Now that all the puppies are living happily with their new families, we are focusing our efforts on helping Hadley adjust to life here on the farm. In order for everyone to have a happy life here, we all must demonstrate good manners and respect one another. In the dogs’ world, this means demonstrating understanding of commands like sit, down, stay, come, leave-it, off, etc. And, of course, most importantly, knowing that they go “potty” outside.
We begin working on the concept of “housebreaking” when they are as young as 5 weeks; however, once they move onto their new families, or stay here with us at the farm, this training becomes more extensive. We believe that having a consistent schedule that includes playtime, nap time, and meal time is the most effective and quickest way to housebreak a puppy.
Here is an example of the schedule that we follow here at the farm:
- Take your puppy out of her crate, put her on her leash and take her to her potty spot. When she goes, be sure to praise her and use your “potty prompt” such as “go potty” or “go in the grass” or something that helps her learn to associate her actions with words. When she is done, praise again and then give a treat. If she doesn’t go, put her back in her crate for a few minutes, then take her back out to her spot to try again.
- After your puppy has gone potty, this is a good time to work with her on a little training. Work on commands such as “Leave-it” “Take-it” “Sit” “Stay” etc. Make sessions short…no more than 5 minutes at a time as her attention span is short and you always want to finish training session on a positive note. This stimulation will also tire her out.
- Feed your puppy her breakfast. After about 20 minutes, take her outside and follow the 6am routine. Afterward, put her in her crate until it’s time for the next potty break.
Mid-morning (for pups younger than 10 weeks old)
- Take your pup to the potty spot and follow the routine. Then, come inside and play with your puppy for a little while, do a short training session, take her out again to potty, and then put her in the crate until the next break.
- Take your puppy out and follow the routine. If the puppy is less than 6 months old, feed her some lunch, spend some time playing and do another training session. Take her out to potty again and then put her back in her crate. Once she is older than 6 months, skip her lunch.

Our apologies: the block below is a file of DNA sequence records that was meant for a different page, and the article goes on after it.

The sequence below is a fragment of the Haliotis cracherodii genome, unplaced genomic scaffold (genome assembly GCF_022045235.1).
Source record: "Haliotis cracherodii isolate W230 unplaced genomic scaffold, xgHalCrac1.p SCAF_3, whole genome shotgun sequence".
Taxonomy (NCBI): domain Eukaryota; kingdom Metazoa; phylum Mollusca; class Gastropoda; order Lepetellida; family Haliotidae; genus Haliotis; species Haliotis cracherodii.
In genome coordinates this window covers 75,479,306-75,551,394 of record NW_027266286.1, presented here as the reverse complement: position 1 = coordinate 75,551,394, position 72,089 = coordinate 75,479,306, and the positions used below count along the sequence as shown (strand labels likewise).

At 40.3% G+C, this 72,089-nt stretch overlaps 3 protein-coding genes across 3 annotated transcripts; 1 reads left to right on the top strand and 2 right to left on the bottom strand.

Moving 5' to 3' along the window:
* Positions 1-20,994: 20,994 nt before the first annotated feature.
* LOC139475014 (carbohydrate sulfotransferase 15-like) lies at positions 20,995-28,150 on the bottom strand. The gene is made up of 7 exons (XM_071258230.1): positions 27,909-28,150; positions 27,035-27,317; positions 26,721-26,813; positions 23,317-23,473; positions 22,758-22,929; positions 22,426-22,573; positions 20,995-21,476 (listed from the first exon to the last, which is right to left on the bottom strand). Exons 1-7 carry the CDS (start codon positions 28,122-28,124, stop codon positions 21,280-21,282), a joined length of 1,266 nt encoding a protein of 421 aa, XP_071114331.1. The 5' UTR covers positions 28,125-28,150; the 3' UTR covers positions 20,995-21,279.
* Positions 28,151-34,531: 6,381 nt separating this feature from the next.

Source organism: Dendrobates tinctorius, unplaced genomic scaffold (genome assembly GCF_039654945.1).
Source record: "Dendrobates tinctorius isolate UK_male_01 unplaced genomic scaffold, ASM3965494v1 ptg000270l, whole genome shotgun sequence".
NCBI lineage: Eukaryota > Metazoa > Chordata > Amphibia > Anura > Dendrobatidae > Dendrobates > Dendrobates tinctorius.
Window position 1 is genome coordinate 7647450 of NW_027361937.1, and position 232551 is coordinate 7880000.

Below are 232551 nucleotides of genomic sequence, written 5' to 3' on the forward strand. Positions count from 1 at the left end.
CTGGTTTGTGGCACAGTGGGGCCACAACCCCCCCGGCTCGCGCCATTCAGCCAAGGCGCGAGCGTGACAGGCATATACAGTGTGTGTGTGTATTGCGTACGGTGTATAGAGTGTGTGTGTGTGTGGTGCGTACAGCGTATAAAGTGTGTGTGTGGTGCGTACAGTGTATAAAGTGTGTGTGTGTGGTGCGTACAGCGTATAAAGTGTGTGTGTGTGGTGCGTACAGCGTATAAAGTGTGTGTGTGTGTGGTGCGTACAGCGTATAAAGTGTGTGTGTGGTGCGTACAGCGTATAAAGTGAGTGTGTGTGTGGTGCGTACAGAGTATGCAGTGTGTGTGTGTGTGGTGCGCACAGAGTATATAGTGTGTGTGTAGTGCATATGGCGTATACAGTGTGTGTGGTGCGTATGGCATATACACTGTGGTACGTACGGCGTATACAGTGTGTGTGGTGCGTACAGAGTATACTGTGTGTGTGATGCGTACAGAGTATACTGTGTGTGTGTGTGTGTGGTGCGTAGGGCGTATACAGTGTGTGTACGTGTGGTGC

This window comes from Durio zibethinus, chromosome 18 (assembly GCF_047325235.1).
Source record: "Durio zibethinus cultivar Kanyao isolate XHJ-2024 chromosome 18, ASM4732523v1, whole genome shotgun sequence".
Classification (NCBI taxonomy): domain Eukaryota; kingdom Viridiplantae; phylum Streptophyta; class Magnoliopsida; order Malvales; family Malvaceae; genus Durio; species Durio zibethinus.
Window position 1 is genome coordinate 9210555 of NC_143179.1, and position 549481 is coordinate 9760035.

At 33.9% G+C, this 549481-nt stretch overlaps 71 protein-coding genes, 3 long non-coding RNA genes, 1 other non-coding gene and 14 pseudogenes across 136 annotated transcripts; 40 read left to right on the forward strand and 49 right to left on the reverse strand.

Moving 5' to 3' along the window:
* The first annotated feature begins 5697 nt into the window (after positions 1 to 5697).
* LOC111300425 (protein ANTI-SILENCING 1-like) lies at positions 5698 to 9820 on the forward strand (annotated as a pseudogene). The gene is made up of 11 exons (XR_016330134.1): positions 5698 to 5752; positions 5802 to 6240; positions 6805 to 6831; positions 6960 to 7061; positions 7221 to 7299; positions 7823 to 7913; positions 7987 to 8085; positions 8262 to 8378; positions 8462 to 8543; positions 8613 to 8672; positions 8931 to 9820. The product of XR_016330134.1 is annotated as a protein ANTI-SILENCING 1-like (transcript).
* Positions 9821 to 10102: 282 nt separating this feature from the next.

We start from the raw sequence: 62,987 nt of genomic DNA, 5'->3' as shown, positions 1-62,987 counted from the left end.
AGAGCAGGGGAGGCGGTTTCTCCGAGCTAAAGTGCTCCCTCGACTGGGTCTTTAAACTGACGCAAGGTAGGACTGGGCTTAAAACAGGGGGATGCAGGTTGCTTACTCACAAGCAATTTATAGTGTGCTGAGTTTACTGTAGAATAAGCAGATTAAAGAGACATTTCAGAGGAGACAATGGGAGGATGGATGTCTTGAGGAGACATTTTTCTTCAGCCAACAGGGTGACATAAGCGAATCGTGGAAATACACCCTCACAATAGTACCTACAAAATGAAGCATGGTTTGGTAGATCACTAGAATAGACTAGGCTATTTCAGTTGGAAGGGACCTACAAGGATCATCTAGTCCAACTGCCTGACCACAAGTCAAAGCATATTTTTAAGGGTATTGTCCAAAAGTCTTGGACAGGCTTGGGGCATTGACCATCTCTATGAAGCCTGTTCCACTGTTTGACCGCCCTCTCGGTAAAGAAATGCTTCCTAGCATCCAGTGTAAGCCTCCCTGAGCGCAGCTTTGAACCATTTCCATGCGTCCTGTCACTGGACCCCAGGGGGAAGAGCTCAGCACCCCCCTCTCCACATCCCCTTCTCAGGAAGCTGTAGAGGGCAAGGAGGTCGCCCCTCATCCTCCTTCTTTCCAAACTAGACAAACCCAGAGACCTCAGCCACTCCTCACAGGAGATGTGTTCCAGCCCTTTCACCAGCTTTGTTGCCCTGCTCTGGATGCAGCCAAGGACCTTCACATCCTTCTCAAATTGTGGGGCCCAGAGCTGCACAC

Mid-afternoon (for puppies younger than 10 weeks):
- Same as mid-morning routine.
- Take puppy outside for potty routine. Then feed her some dinner and then take her back outside for another potty break. This is a good time then to leave puppy out of her crate as long as someone is keeping a close eye on her.
- Great time to play with puppy, do short training sessions, etc. Because the puppy will be more active, she will likely need to go potty more often than she does during the day when it is quieter so watch for circling, sniffing, pacing or other signs that she needs to go outside. We use a bell on the door that puppies quickly learn to jingle to let us know they need to go out. Only put the puppy in her crate if no one can keep a close eye on her.
10 to 11:00pm
- Take your puppy outside for potty routine. Then put the pup in her crate for the night. If she is older than 12 weeks, she should be able to sleep through the night without needing to potty. Younger pups normally need to get out at least once in the middle of the night.
We have had tremendous success with this schedule. Furthermore, going in and out of the same door whenever taking the puppy out, it does not take long for them to grasp the concept that potty time is outside. Here we are at 10 weeks of age, and Hadley is not only completely house-trained, but understands that her crate means it is time to rest, which makes for a peaceful night for the other residents on the farm!